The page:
If law enforcement sees a driver exhibiting behaviors that could indicate impaired driving, the officer has valid grounds to pull the vehicle over. At the start of a suspected drunk driving traffic stop, a Minnesota officer may speak with the driver in order to determine what steps should follow. If there is reason to suspect the driver may be under the influence of drugs or alcohol, they may conduct field sobriety tests.
Field sobriety tests are tasks designed with the intention of measuring a driver’s physical capabilities. The tests gauge cognition, mental clarity, ability to follow directions, balance, eyesight and more. If a driver does not pass any of these standardized tests, he or she may be asked by law enforcement to submit to a chemical test. The administration of field sobriety tests must be consistent and appropriate.
The Standard Field Sobriety Test
The Standard Field Sobriety Test is a battery of three tests designed with the intention of allowing an officer to determine within a reasonable degree of certainty if a driver is impaired. When administered correctly, these tests are proven to be accurate and admissible in court. The three tests included with the SFST include:
- Walk-and-turn test – During this test, the officer will ask the driver to take nine steps, stepping heel to toe in a straight line, then return to the starting point repeating the number of steps heel to toe. The officer looks for adherence to the directions, balance, taking the correct number of steps and more.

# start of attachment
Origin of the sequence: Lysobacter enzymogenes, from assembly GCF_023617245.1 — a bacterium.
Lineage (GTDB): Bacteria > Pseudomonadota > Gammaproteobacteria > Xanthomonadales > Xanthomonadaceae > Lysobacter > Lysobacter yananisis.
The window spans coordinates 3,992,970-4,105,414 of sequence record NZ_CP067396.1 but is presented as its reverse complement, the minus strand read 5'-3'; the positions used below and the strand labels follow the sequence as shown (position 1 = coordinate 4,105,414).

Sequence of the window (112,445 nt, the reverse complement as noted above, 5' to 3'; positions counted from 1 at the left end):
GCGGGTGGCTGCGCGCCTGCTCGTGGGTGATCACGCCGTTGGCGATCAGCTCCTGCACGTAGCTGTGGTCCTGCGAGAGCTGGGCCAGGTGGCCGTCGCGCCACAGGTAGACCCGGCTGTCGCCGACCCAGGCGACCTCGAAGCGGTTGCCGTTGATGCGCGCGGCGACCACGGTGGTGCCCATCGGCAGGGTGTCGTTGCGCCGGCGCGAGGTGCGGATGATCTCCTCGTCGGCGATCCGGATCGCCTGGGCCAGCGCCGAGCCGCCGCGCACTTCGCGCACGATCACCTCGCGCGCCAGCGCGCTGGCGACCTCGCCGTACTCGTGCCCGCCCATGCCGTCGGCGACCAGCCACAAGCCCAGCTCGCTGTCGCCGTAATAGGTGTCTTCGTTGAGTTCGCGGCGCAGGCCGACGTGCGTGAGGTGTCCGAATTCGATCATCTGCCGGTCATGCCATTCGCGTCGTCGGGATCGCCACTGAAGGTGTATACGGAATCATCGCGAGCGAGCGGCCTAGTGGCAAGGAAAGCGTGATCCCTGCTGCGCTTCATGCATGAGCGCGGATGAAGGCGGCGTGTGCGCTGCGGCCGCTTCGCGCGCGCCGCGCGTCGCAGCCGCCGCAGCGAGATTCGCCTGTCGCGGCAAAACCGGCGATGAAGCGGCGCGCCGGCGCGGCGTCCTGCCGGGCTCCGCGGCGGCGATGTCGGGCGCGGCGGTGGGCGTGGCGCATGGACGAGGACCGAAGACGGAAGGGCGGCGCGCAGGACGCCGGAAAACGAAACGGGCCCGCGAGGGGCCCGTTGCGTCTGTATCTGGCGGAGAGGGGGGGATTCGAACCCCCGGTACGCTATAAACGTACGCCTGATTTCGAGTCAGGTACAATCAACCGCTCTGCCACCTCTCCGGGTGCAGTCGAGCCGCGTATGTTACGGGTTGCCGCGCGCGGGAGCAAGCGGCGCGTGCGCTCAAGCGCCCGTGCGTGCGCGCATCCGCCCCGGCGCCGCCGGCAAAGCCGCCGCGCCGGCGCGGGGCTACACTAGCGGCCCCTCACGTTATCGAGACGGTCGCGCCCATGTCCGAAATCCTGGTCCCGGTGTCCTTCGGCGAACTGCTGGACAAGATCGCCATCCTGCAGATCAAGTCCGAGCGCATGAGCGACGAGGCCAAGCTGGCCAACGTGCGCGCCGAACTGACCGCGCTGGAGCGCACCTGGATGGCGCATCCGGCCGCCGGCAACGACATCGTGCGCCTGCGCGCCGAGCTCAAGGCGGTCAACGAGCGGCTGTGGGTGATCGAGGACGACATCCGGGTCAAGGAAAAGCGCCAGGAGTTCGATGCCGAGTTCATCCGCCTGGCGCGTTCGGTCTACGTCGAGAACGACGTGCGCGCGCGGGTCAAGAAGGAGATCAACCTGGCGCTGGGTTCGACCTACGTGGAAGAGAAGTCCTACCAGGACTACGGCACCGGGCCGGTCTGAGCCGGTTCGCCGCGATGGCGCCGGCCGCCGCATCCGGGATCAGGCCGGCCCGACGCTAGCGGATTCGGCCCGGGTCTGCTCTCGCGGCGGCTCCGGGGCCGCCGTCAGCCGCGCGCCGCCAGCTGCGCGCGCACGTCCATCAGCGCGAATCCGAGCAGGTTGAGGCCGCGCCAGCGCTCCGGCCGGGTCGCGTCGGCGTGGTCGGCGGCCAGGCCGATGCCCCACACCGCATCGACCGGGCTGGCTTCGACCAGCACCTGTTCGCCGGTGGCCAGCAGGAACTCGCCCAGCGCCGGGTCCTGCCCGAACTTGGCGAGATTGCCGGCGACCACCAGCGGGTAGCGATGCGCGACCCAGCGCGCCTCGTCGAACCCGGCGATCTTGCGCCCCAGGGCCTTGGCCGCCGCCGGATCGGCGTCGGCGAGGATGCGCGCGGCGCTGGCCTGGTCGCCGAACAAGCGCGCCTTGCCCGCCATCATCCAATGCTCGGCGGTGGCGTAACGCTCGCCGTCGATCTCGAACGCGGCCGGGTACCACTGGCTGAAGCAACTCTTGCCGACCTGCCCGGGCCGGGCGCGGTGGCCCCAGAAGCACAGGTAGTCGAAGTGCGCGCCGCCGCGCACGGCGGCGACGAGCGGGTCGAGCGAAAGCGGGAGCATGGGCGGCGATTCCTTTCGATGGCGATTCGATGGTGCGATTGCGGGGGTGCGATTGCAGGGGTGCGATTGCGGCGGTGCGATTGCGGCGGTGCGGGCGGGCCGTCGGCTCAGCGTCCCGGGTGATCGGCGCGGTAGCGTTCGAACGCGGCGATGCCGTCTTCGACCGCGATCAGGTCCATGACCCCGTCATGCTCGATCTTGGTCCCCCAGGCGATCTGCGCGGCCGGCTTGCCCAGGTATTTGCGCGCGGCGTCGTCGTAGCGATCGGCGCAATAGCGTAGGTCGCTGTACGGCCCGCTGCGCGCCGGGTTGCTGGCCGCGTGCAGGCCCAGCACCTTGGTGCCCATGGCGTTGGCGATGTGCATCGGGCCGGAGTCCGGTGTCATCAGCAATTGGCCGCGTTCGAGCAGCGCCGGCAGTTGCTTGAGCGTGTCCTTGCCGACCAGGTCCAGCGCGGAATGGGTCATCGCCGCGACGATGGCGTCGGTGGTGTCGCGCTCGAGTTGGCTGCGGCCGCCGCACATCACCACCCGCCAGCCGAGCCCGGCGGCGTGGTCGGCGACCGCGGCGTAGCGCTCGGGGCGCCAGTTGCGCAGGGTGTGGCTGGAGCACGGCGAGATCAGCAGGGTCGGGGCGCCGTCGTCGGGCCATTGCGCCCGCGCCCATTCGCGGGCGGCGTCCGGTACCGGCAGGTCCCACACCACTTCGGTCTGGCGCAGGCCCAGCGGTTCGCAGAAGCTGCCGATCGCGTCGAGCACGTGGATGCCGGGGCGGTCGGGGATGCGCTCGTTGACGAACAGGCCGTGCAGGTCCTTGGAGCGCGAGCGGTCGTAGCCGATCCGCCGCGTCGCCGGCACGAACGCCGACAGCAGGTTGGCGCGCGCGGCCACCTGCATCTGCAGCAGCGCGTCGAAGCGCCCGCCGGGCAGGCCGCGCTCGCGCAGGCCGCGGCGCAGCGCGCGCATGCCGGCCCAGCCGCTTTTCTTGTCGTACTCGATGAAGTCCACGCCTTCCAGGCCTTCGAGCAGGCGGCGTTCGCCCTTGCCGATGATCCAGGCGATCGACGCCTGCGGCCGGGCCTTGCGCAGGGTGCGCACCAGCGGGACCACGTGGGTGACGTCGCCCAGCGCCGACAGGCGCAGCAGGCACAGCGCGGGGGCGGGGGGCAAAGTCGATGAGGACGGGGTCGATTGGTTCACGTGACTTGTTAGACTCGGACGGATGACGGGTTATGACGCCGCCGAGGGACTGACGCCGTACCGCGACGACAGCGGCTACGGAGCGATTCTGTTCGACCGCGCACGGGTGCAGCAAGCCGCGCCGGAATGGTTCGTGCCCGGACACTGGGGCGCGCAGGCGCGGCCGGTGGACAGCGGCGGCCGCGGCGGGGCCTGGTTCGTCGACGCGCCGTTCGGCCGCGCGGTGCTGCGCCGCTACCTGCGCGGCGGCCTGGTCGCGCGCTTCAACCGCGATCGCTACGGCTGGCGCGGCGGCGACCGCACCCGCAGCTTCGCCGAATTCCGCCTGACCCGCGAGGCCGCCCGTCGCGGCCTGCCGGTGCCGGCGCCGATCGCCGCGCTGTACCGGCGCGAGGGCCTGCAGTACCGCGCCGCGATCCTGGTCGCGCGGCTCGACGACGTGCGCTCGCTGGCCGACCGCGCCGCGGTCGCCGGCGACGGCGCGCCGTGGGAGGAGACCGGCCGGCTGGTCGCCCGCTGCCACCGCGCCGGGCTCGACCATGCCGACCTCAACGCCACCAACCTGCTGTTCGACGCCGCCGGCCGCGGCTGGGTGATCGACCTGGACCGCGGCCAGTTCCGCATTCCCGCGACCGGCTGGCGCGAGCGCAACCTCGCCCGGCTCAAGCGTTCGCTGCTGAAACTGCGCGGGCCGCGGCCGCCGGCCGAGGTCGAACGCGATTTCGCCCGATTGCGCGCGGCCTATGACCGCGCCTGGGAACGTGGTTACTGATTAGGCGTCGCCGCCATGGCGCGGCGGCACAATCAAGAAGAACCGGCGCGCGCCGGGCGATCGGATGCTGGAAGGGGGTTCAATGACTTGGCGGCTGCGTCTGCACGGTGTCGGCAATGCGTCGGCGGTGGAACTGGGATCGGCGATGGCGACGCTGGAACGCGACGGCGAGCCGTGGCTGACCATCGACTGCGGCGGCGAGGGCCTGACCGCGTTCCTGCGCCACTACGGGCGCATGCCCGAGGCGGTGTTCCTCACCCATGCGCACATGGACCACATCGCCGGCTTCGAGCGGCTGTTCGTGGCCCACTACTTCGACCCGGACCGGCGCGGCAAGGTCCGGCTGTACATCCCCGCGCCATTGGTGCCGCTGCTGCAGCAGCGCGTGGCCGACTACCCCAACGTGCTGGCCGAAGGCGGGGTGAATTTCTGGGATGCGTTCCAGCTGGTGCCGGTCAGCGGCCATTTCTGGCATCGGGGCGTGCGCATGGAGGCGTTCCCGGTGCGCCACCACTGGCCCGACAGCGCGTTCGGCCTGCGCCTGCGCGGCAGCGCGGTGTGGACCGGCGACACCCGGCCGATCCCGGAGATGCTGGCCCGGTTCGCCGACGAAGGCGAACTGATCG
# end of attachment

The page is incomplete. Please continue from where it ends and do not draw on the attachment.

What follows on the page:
- Horizontal nystagmus test – During this test, the officer will ask a driver to follow a moving object, such as a pen, with his or her eyes while standing still. A jerking of the eyes could indicate impairment.
- One-leg stand test – During this test, the officer will ask a driver to balance on one foot with the other approximately six inches from the ground. The driver will then count until the officer says to stop. The officer looks for balance problems, swaying, using the arms and more.
If you are facing drunk driving charges, it is important to carefully review every aspect of your interactions with law enforcement. If there was a problem with the administration of your field sobriety tests or you experienced a violation of your rights, you could have grounds to challenge the entire case against you. An assessment of your case will determine the most appropriate way forward as you develop a defense strategy.